BACKGROUND - Calprotectin is a calcium-binding and zinc-binding protein complex that is abundant in the cytosol of neutrophils. This factor is composed of 8 and 14 kDa subunits, which have also been termed migration inhibitory factor-related proteins MRP8 and MRP14. We previously reported that rat calprotectin purified from inflammatory neutrophils induces apoptosis of various tumor cells or normal fibroblasts in a zinc-reversible manner.
AIM - The present study was undertaken to elucidate which subunit is responsible for the apoptosis-inducing activity, and to explore the mechanism of zinc-reversible apoptosis induction.
METHODS - The apoptosis-inducing activity of recombinant human MRP8 (rhMRP8) and recombinant human MRP14 (rhMRP14) was examined against EL-4 lymphoma cells in vitro. To determine whether zinc deprivation by calprotectin was essential for the cytotoxicity, the activity of calprotectin was tested under conditions where physical contact between the factor and the cells was precluded by a low molecular weight cut-off dialysis membrane.
RESULTS - The cytotoxicity of rhMRP14 against EL-4 cells was first detected at 10 microM in a standard medium, whereas rhMRP8 caused only marginal cytotoxicity at 40 microM. A mixture of both proteins showed higher specific activity (onset of cytotoxicity at 5 microM). When the cells were cultured in divalent cation-depleted medium, each dose-response curve was shifted to about a four-fold lower concentration range. Calprotectin was found to induce cell death even when the complex and the target cells were separated by dialysis membrane. A membrane-impermeable zinc chelator, diethylenetriamine pentaacetic acid (DTPA), also induced target cell apoptosis in a similar time-course as calprotectin. Moreover, the activities of calprotectin and DTPA were completely inhibited by the presence of zinc ions.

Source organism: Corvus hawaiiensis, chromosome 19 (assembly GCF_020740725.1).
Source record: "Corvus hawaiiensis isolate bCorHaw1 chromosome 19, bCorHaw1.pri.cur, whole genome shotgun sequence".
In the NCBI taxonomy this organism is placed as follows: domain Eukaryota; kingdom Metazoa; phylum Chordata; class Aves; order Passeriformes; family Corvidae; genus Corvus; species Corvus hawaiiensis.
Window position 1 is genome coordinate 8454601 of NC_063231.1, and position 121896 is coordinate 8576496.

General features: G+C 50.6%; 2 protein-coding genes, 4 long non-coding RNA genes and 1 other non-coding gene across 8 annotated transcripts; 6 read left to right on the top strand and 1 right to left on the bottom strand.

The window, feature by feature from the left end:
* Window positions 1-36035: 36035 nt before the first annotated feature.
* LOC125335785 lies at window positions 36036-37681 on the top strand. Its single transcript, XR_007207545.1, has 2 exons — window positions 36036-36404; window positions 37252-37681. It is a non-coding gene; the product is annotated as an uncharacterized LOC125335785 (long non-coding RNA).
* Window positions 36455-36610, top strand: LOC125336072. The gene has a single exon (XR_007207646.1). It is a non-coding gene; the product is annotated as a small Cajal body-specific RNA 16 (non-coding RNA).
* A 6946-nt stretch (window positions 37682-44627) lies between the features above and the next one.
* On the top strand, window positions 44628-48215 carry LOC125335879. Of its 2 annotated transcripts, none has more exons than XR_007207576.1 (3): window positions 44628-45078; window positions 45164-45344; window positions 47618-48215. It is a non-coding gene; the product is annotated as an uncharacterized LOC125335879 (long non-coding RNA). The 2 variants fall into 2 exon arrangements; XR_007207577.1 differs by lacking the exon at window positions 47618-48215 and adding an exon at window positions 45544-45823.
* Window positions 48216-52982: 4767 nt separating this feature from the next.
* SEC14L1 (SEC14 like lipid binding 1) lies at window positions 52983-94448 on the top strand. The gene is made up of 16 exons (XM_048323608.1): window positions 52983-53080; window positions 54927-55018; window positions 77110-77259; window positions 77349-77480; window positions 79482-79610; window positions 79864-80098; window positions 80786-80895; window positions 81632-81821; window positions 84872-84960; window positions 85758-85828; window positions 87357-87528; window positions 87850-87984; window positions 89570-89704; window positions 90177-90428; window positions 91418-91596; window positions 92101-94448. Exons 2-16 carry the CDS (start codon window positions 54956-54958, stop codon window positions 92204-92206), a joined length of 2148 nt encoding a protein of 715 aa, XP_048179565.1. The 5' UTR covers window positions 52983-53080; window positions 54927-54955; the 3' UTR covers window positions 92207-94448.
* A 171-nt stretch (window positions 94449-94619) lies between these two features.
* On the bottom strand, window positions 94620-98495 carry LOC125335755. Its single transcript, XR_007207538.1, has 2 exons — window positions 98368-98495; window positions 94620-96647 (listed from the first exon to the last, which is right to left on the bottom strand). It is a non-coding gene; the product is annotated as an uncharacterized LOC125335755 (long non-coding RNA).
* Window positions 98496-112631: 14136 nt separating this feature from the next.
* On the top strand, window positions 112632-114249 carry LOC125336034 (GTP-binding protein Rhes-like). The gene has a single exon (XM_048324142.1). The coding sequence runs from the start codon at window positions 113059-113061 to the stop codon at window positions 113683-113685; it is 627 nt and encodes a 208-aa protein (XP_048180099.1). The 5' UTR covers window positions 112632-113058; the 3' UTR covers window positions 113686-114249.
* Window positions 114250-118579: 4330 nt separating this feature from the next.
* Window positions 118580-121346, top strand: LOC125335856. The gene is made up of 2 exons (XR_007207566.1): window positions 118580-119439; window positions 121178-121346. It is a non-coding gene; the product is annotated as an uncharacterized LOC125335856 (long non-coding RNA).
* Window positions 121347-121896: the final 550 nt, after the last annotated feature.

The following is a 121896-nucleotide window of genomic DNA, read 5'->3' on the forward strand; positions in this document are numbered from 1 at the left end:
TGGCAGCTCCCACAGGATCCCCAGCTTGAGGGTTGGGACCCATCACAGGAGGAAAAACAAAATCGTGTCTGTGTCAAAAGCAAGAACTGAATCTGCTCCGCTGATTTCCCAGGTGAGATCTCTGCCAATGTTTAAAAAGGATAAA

CONCLUSION - These data indicate that calprotectin has higher specific activity to induce apoptosis than the Individual subunits, and that the mechanism is exclusion of zinc from target cells.